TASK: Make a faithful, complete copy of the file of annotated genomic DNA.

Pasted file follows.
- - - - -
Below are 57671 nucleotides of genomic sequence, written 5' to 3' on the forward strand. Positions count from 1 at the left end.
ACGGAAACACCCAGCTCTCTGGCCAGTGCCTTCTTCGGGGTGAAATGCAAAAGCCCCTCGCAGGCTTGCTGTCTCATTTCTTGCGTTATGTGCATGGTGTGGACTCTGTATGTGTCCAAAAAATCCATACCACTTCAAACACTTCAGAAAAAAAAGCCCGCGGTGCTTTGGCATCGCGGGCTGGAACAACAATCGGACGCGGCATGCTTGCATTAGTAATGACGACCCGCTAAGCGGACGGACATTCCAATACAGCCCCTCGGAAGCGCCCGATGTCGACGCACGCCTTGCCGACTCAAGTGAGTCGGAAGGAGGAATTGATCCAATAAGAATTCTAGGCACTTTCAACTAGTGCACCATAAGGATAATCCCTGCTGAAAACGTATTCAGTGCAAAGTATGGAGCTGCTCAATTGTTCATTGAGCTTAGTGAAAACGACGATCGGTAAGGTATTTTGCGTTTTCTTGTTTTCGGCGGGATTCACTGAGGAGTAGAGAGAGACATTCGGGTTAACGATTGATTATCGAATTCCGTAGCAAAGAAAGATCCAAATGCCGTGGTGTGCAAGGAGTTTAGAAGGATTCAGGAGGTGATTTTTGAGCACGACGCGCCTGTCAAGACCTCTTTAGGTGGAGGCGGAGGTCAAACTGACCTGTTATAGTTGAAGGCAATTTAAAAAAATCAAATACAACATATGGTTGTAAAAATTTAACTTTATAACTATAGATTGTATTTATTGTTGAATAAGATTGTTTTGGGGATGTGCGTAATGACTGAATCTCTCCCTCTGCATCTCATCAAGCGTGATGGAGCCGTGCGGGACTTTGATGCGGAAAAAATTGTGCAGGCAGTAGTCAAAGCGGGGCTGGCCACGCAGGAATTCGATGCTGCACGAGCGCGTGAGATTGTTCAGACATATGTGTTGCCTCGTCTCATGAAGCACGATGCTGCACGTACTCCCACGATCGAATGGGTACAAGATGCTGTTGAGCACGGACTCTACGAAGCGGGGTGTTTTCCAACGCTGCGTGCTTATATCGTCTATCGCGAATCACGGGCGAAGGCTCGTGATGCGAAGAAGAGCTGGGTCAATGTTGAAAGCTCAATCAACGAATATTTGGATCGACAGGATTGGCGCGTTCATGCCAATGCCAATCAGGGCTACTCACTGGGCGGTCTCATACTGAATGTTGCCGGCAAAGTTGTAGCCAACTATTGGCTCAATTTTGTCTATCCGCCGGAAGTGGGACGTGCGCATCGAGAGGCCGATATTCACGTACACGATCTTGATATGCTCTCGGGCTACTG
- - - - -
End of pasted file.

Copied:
Below are 57671 nucleotides of genomic sequence, written 5' to 3' on the forward strand. Positions count from 1 at the left end.
ACGGAAACACCCAGCTCTCTGGCCAGTGCCTTCTTCGGGGTGAAATGCAAAAGCCCCTCGCAGGCTTGCTGTCTCATTTCTTGCGTTATGTGCATGGTGTGGACTCTGTATGTGTCCAAAAAATCCATACCACTTCAAACACTTCAGAAAAAAAAGCCCGCGGTGCTTTGGCATCGCGGGCTGGAACAACAATCGGACGCGGCATGCTTGCATTAGTAATGACGACCCGCTAAGCGGACGGACATTCCAATACAGCCCCTCGGAAGCGCCCGATGTCGACGCACGCCTTGCCGACTCAAGTGAGTCGGAAGGAGGAATTGATCCAATAAGAATTCTAGGCACTTTCAACTAGTGCACCATAAGGATAATCCCTGCTGAAAACGTATTCAGTGCAAAGTATGGAGCTGCTCAATTGTTCATTGAGCTTAGTGAAAACGACGATCGGTAAGGTATTTTGCGTTTTCTTGTTTTCGGCGGGATTCACTGAGGAGTAGAGAGAGACATTCGGGTTAACGATTGATTATCGAATTCCGTAGCAAAGAAAGATCCAAATGCCGTGGTGTGCAAGGAGTTTAGAAGGATTCAGGAGGTGATTTTTGAGCACGACGCGCCTGTCAAGACCTCTTTAGGTGGAGGCGGAGGTCAAACTGACCTGTTATAGTTGAAGGCAATTTAAAAAAATCAAATACAACATATGGTTGTAAAAATTTAACTTTATAACTATAGATTGTATTTATTGTTGAATAAGATTGTTTTGGGGATGTGCGTAATGACTGAATCTCTCCCTCTGCATCTCATCAAGCGTGATGGAGCCGTGCGGGACTTTGATGCGGAAAAAATTGTGCAGGCAGTAGTCAAAGCGGGGCTGGCCACGCAGGAATTCGATGCTGCACGAGCGCGTGAGATTGTTCAGACATATGTGTTGCCTCGTCTCATGAAGCACGATGCTGCACGTACTCCCACGATCGAATGGGTACAAGATGCTGTTGAGCACGGACTCTACGAAGCGGGGTGTTTTCCAACGCTGCGTGCTTATATCGTCTATCGCGAATCACGGGCGAAGGCTCGTGATGCGAAGAAGAGCTGGGTCAATGTTGAAAGCTCAATCAACGAATATTTGGATCGACAGGATTGGCGCGTTCATGCCAATGCCAATCAGGGCTACTCACTGGGCGGTCTCATACTGAATGTTGCCGGCAAAGTTGTAGCCAACTATTGGCTCAATTTTGTCTATCCGCCGGAAGTGGGACGTGCGCATCGAGAGGCCGATATTCACGTACACGATCTTGATATGCTCTCGGGCTACTG